Land use and zoning regulations govern the use and development of real estate and are used by municipalities to guide the development of property. New York City adopted the first zoning ordinance in 1916. In 1924, the Connecticut legislature granted towns the right to zone. These rights are derived from English feudal law that gave the sovereign control over all land. In the United States the sovereign is the state, which delegated its land use authority to the towns, guided by state and federal law.
Land-use and zoning regulations can be controversial because they restrict the rights of owners to use their property. But courts have held that a zoning regulation is permissible if it is reasonable and not arbitrary; if it has a reasonable and substantial relation to the public health, safety, comfort, morals and general welfare; and if the means employed are reasonably necessary for the accomplishment of its purpose.
In today’s world, zoning is supposed to promote the good of the community in accordance with a comprehensive master plan, required by the state, by dividing a town into residential, commercial and industrial districts (or zones) that are separate from one another and ensure that the use of property in each district is reasonably uniform.
Zoning is a road map for developers and others and draws a picture that illustrates how the community sees itself. Developers, potential residents, business people and others look to the zoning regulations — for better or worse — to determine if they want to invest in the community.
The picture that is portrayed by Winsted’s existing zoning regulations is confused at best and self-serving at worst.
The current regulations, adopted in the 1950’s, are an ill-fitting hodge-podge of rules copied from large urban centers where zoning first appeared. For example, there has been almost no change to the historical layout of Winsted when factories were built in neighborhoods (or neighborhoods grew up around factories) – an outdated situation that still exists today and squanders the value of potentially beautiful neighborhoods.
Throughout the decades, Winsted regulations have been amateurishly tinkered with in a helter-skelter manner that often favored one entity over another, and nearly always added to the confusion.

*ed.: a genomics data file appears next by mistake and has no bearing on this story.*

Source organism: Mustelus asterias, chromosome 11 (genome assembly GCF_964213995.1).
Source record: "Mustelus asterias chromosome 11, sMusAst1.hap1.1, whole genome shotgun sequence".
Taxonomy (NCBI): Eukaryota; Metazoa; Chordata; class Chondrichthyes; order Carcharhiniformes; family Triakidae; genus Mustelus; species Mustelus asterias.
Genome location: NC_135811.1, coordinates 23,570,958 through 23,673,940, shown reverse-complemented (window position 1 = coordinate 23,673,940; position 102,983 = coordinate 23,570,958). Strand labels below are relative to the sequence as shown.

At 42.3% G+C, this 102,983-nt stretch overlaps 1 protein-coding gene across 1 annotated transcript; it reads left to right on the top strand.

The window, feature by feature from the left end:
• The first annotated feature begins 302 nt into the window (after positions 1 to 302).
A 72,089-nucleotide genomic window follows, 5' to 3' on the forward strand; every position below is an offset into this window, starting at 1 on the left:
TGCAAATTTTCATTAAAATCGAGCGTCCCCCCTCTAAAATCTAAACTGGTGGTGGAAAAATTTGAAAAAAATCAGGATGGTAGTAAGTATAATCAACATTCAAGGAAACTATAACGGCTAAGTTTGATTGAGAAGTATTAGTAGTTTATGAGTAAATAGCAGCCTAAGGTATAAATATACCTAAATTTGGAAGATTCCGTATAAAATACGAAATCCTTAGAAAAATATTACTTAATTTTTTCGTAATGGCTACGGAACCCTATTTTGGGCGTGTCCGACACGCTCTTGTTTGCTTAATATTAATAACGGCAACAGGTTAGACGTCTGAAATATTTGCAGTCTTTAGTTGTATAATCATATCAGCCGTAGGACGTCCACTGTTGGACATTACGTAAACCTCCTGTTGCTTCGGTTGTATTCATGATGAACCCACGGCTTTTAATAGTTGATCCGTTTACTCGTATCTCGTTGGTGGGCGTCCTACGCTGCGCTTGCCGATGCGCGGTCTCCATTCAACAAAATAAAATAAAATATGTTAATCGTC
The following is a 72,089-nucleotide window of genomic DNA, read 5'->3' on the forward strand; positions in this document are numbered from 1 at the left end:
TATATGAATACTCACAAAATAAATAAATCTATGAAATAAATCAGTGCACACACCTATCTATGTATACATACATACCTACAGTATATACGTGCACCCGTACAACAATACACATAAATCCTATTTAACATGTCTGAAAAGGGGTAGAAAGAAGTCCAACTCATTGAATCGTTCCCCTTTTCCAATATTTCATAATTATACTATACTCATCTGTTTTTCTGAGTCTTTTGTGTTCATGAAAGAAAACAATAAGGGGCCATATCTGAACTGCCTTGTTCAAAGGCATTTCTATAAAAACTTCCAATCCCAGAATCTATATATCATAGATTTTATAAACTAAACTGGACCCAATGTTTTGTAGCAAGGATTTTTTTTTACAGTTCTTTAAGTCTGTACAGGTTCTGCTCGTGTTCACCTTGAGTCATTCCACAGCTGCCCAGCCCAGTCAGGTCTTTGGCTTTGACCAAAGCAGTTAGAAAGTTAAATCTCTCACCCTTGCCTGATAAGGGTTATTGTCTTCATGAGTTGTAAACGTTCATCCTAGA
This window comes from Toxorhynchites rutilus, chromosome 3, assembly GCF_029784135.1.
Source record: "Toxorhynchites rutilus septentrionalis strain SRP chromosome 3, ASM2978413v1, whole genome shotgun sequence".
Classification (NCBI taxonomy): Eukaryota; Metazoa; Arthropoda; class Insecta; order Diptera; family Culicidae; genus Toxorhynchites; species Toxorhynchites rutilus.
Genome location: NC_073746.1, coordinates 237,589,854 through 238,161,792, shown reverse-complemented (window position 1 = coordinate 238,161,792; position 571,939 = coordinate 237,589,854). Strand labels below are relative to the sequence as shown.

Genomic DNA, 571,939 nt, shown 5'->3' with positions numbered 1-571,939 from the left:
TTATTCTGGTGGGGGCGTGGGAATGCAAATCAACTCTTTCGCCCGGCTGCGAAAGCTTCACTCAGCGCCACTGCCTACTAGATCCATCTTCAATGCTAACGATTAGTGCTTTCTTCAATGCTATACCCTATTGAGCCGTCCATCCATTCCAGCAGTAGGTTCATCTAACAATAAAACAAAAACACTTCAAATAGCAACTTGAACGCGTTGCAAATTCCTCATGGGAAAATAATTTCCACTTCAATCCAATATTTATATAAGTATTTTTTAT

For example, if the buildings on the north side of Main Street disappeared rebuilding would require a front set back from the street in an inappropriate “strip mall” type of development with parking lots in front of the buildings.
The existing regulations has a dizzying 23 zones. The proposed regulations narrow it to a sensible seven zones: town single-family; town center residential; town center; town gateway; production and innovation; rural residential; and Highland Lake.
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In accordance with Winsted’s Plan of Comprehensive Development (POCD), the proposed regulations directly state the need to guide development in a way that recognizes natural and historic resources. The new regulations also acknowledge the importance of and the need to strengthen town neighborhoods, which will attract homeowners.
As reported last year, Litchfield County is pricing people out. This is an opportunity for Winsted, which has housing stock of beautiful, historic and interesting homes at reasonable prices. Growing the grand list with families is a natural for Winsted, a perfect family town. But little attention is paid to this end of “economic development.”
For too long, Winsted has had a “build it and they will come” mentality that has attracted many inappropriate and unsustainable developments that never got off the ground. Businesses seek space and succeed where community buying power demands it. Not the other way around.
The long overdue proposed changes to the Winsted zoning regulations cannot change the town overnight. It is a beginning that will signal that Winsted is serious about itself and its future.
Charlene LaVoie is the community lawyer in Winsted. Her office is funded by the Shafeek Nader Trust for the Community Interest.